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Pharma welcomes UK pre-budget report

Published on 14/12/09 at 09:36pm

The pharma and healthcare sectors have been unpicking the implications of last week's Pre-Budget Report (PBR) by chancellor Alastair Darling.

The "patent box", introduced to stimulate UK-based pharma and biotech research and development, was welcomed by industry association the ABPI.

It will see a reduced corporation tax rate of 10% levied on income derived from patents in the UK from April 2013.

ABPI director general Richard Barker said the move "will bring advanced pharmaceutical manufacturing investment back to Britain".

"It is one of the most important outcomes of the work we have been doing with Government through the Office for Life Sciences, and we look forward to working with Government to finalise the design to maximise its impact on companies' investment decisions," he added.

Soon after the PBR, GlaxoSmithKline announced plans for its first UK-based biopharma manufacturing plant.

GSK has also committed to manufacture the next generation of respiratory medicines at their facility in Ware, Hertfordshire.

Taken together, all these activities will result in GSK investing in excess £500 million over the next few years in the UK and creating new jobs and safeguarding existing jobs in the UK.

GSK has six biopharmaceuticals in late-stage development for treatment of diseases such as lupus and diabetes, representing 15% of its clinical pipeline.

The company's chief executive Andrew Witty praised the box as "exactly the sort of active, long-term and creative support that we need from the government".

GSK, which works with more than 20,000 suppliers in the UK, pointed out that the move would also benefit small businesses in the field.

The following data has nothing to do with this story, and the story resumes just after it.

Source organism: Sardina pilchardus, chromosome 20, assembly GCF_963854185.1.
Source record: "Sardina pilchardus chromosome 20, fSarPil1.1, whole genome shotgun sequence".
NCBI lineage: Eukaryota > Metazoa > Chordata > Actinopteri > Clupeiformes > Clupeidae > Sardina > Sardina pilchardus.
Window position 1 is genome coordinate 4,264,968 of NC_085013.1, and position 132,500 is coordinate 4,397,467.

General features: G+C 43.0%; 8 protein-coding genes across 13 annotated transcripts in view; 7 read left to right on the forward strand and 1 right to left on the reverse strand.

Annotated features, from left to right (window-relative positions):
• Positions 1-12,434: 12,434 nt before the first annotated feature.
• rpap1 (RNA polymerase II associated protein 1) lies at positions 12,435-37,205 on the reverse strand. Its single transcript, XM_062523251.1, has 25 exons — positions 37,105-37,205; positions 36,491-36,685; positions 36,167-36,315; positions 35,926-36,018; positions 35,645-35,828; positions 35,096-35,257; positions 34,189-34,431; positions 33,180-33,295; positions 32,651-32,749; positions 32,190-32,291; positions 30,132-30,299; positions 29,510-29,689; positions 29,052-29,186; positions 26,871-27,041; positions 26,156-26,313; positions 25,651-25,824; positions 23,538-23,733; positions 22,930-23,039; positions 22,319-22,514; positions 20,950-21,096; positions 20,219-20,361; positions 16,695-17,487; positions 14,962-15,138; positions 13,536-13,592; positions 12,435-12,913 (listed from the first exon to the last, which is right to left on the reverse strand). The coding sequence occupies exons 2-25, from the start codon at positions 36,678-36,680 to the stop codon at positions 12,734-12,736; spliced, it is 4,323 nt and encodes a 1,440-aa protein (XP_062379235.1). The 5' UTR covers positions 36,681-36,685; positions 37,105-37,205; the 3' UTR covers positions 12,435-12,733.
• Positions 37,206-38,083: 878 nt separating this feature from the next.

Science & Innovation Minister Lord Drayson said: "The Patent Box, which originated with the Office for Life Sciences, shows that the UK is serious about being home to innovative businesses and high value-added manufacturing.

"I'm delighted that GSK has been so quick to welcome the Box and I hope that leaders in other industries, which stand to benefit, will follow suit."

Pre-budget report and the NHS

Meanwhile, the King's Fund, for example, believes the PBR signals an effective cut in the total NHS budget in real terms in 2011-12 and 2012-13.

The chancellor said that 95% of health service funding will see an increase "in line with inflation".

But the thinktank's chief economist, Professor John Appleby, said clarity was needed about what is at risk if the "unprotected" 5% is cut, equivalent to around £5 billion for the NHS in England.

"There may be savings to be made in administration costs, but if training or research is cut this could have consequences for future productivity and quality," Appleby explained.

To bridge the expected funding gaps in the next decade as the government's budget deficit is chipped away, the King's Fund has already calculated the NHS must achieve productivity gains of 6% a year.

The PBR's 1% cap on basic pay rises across the NHS will reduce this by one percentage point, Appleby goes on.

However, he concludes: "We have to ensure patient safety and quality of care are not compromised."

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